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Gastroenterology. 2003 May;124(5):1337-47.

Epidermal growth factor receptor-related protein: a potential therapeutic agent for colorectal cancer.

Author information

1
Department of Internal Medicine, Wayne State University School of Medicine, Detroit, Michigan, USA.

Abstract

BACKGROUND & AIMS:

Epidermal growth factor receptor is frequently implicated in epithelial cancers and is, therefore, being considered as a potential target for therapy. Recently, we reported the isolation and characterization of epidermal growth factor receptor-related protein, a negative regulator of epidermal growth factor receptor. To discern whether epidermal growth factor receptor-related protein could be an effective therapeutic agent for colorectal cancer, we generated epidermal growth factor receptor-related protein fusion protein and studied its effect on the growth of colon cancer cells in vivo and in vitro. We also studied whether epidermal growth factor receptor-related protein expression is altered in colorectal cancer.

METHODS:

A 55-kilodalton epidermal growth factor receptor-related protein fusion protein with V5 and His tags was generated in a drosophila expression system and subsequently purified by a His antibody affinity column. Rabbit polyclonal antibodies against epidermal growth factor receptor-related protein were used to examine the expression of epidermal growth factor receptor-related protein.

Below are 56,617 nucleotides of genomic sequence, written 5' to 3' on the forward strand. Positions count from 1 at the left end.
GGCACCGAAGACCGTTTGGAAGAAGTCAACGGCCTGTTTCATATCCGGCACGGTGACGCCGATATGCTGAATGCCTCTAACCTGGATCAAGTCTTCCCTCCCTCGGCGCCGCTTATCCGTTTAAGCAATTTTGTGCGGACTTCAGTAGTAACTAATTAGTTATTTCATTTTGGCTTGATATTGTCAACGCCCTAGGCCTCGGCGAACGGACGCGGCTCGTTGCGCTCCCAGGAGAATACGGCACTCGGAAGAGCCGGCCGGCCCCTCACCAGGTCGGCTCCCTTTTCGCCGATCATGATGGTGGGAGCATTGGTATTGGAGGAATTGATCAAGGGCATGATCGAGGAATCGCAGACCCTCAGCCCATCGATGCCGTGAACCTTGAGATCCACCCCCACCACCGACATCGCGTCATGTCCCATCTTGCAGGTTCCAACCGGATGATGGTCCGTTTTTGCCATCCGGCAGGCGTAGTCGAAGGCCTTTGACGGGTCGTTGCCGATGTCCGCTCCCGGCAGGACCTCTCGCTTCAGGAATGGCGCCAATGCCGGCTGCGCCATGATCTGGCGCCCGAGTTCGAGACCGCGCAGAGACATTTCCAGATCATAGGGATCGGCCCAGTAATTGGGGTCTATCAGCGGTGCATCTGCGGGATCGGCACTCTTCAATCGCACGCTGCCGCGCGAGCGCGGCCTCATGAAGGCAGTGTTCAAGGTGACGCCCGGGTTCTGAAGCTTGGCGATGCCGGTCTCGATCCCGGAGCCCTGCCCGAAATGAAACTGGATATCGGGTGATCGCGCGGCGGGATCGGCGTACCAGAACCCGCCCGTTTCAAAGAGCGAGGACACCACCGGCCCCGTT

RESULTS:

Epidermal growth factor receptor-related protein expression was found to be high in benign human colonic epithelium but low in adenocarcinoma. Exposure of the colon cancer cell lines HCT-116 and Caco-2 to purified recombinant epidermal growth factor receptor-related protein caused a marked inhibition of proliferation, as well as attenuation of basal and ligand-induced stimulation of epidermal growth factor receptor phosphorylation. Epidermal growth factor receptor-related protein-induced inhibition of proliferation of colon cancer cells was prevented by epidermal growth factor receptor-related protein antibodies. Reduced epidermal growth factor receptor phosphorylation was partly due to sequestration of epidermal growth factor receptor ligands by epidermal growth factor receptor-related protein, resulting in the formation of inactive heterodimers with epidermal growth factor receptor. Intratumoral or subcutaneous (away from the tumor site) injections of purified epidermal growth factor receptor-related protein caused regression of palpable colon cancer xenograft tumors in some severely compromised immunodeficient mice and arrested tumor growth in others.

CONCLUSIONS:

We propose that epidermal growth factor receptor-related protein inhibits cellular growth by attenuating epidermal growth factor receptor signaling processes and is an effective therapeutic agent for colorectal cancer.

PMID:
12730874
DOI:
10.1016/s0016-5085(03)00264-6
[Indexed for MEDLINE]

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